We used some old pavers to act as a path and to also divide the planting quarters clearly. This is necessary as it allows you access to harvest the vegetables you grow. In the instance of this garden area it is also one of the walkways from the house to the rest of the garden and backyard. A fabulous automated watering system is on my wish list but for now I have a house reel set up at the edge of the area that also reaches the rest of the garden beds. Mr Fresh found me a wheel system that is easy to tidy up once finished an it is secured to the garden bed edge so that I can pull and drag the house around the rest of the backyard without the wheel toppling over the edge of the garden bed.

path access for vegetable garden

6. Manage obstructions and maximise non-planting zones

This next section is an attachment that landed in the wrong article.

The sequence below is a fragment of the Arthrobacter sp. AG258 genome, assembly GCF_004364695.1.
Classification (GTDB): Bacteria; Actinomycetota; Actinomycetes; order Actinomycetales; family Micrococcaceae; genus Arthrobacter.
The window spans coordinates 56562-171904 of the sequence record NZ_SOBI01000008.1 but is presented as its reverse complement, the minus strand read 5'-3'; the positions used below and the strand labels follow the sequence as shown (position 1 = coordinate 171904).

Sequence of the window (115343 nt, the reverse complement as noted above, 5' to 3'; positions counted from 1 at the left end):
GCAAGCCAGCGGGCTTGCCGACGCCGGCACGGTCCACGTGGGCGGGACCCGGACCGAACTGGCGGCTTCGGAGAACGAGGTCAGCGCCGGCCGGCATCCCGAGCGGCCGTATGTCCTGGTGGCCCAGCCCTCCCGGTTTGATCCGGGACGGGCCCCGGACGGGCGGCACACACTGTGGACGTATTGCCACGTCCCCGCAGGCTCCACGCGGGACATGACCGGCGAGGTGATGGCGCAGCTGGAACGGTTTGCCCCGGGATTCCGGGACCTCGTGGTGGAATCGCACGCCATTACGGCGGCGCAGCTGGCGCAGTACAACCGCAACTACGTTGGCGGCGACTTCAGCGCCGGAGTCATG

If you take a look at the image above you will see that there is a definite edge area around the garden area just before the wall edge. This edge is filled with the rocks that I removed from the soil. It creates a boundary as it is not suitable for planting. There is also is a drop from the wall edge to the grass below. I maximized the planting space by adding a border of old grape dip tins around the edge. I use these for planting seasonal herbs and also some bee friendly flowers.

Garden border

7. Reassess the soil and continue to feed

Once your garden is set up it is important to continue to feed the soil. As a general rule add new compost and manure (not 18 bags, just one or two depending on the size!) at the end of each growing season. The health and growth of your plants will indicate if they are being well nourished by the soil. If you wish you can take a soil sample and send it to be analysed, or you can do a simple pH test to indicate how well balanced it is. pH test kits are available from your local nursery.